The following is a guest post by Dr. Richard Hoffman, one of our expert editors on HealthNewsReview.org.
The New York Times story, “The $2.7 Trillion Medical Bill: Colonoscopies Explain Why U.S. Leads the World in Health Expenditures,” about how the exorbitant costs associated with colonoscopy contribute to the high costs of American medicine has provoked some interesting responses.
Ronald Vender, the President of the American College of Gastroenterology has written a strident letter to the editor in defense of colonoscopy, claiming that colonoscopy is a public health success story — and “the one and only preventive cancer test that has been demonstrated to significantly reduce the incidence of colon cancer and death from the disease.”
Unfortunately, this statement is wrong. The only colorectal cancer screening tests that have been proven efficacious in reducing colorectal cancer incidence and mortality, i.e., evaluated in randomized controlled trials, are the far less expensive fecal blood tests and flexible sigmoidoscopy.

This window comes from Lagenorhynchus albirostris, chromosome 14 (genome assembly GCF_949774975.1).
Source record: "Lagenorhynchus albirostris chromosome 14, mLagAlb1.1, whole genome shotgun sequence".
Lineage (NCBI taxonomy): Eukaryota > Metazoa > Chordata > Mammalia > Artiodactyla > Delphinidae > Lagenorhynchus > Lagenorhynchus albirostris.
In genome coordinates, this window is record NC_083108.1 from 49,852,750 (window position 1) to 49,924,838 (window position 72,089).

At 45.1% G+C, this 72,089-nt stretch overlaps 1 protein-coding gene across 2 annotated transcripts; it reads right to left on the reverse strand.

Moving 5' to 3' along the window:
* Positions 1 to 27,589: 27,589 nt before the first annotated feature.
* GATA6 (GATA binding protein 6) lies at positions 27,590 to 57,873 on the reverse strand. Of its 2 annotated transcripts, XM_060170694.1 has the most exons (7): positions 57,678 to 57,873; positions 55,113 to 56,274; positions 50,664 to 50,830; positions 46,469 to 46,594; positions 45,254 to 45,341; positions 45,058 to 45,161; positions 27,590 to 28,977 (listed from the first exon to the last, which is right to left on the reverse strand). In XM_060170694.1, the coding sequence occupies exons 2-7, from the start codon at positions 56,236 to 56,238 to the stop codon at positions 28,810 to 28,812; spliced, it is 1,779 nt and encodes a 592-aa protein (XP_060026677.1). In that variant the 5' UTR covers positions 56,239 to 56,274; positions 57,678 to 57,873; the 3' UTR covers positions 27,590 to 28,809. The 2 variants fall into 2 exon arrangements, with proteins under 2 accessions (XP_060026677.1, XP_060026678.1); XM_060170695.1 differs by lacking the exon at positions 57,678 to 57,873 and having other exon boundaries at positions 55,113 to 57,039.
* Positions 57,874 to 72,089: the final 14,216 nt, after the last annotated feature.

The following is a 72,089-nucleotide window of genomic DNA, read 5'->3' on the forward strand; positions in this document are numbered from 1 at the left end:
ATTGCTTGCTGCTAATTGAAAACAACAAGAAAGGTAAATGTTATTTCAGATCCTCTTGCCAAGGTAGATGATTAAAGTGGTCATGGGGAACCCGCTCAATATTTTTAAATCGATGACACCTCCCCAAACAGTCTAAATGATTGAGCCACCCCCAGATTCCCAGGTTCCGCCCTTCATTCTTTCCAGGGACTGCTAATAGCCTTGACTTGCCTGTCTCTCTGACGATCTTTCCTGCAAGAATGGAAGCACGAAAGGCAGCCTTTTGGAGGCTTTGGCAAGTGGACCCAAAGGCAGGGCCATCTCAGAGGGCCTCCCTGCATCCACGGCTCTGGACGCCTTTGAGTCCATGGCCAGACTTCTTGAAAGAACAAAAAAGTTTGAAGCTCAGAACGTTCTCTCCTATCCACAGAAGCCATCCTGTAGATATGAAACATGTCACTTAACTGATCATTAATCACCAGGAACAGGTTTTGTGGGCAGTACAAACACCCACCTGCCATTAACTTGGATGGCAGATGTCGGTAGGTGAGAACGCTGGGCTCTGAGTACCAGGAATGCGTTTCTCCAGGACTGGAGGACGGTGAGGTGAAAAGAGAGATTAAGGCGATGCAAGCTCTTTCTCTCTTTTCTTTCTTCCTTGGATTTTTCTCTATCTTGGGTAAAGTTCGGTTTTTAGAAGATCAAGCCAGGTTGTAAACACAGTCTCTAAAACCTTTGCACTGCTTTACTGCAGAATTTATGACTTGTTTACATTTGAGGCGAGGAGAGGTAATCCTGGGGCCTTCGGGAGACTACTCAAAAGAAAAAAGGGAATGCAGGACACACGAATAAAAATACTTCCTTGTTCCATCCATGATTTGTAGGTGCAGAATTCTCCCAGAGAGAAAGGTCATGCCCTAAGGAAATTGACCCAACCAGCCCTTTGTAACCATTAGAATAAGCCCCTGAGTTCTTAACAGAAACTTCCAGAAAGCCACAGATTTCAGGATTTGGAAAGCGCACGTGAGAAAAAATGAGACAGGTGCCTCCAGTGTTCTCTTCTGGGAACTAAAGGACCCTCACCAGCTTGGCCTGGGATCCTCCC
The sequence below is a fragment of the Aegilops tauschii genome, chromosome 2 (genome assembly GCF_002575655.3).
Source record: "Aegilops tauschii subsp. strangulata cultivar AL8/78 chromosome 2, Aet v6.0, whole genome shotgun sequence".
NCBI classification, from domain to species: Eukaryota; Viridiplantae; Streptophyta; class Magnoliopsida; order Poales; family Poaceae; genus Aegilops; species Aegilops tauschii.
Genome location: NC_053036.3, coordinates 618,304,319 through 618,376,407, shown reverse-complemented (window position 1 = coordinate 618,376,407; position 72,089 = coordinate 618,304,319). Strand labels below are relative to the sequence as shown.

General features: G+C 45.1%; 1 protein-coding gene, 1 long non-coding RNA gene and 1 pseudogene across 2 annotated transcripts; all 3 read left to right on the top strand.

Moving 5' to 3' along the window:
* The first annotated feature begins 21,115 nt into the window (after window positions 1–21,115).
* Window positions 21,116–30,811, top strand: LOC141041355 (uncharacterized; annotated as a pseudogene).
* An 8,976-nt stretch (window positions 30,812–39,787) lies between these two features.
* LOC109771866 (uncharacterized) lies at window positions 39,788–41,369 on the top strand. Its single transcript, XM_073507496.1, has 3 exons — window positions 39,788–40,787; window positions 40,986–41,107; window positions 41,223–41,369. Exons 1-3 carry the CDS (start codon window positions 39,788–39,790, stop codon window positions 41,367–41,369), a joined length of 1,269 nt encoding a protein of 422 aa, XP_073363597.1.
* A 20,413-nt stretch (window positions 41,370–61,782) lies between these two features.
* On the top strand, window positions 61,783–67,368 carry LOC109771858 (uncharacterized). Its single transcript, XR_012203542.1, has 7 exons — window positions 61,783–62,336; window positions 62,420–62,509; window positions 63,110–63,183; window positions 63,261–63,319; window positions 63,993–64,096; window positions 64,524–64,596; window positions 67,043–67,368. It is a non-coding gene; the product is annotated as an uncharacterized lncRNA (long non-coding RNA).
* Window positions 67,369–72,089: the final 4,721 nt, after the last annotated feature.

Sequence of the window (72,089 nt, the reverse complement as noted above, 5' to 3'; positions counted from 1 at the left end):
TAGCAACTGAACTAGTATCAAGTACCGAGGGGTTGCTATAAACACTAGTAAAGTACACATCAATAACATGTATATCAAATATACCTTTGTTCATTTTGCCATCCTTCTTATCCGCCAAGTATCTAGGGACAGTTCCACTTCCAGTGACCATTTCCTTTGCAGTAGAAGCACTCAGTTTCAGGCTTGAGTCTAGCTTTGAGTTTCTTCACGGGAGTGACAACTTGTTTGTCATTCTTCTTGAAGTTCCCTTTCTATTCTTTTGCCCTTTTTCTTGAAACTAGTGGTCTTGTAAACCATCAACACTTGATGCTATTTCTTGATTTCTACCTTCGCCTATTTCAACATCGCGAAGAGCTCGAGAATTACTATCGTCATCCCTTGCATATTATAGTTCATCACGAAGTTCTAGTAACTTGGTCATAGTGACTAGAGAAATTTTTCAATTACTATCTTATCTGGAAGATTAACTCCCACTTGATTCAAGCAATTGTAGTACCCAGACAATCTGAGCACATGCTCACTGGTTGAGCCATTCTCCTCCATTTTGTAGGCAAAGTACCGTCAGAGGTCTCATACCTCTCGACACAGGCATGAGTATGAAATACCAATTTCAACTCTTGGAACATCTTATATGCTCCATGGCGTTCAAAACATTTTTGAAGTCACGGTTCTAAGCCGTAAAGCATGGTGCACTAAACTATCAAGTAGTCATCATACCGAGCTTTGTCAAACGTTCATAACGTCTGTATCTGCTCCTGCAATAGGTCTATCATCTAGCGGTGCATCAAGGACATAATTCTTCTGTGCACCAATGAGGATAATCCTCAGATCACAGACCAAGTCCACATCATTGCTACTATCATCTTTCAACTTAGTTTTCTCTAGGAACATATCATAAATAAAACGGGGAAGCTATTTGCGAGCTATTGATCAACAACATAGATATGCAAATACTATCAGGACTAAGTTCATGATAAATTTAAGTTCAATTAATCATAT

Colonoscopy is being evaluated in several randomized controlled trials in the US and Europe, but incidence and mortality results will not be available for many years.
While Dr. Vender noted that an article published in the New England Journal of Medicine (and reported by the New York Times in an article entitled “Report Affirms Lifesaving Role of Colonoscopy“) was evidence for the benefit of colonoscopy, the study was actually an observational study that was subject to important biases.
While journalistic hyperbole may be disappointing, so are the misleading statements from the American College of Gastroenterology.
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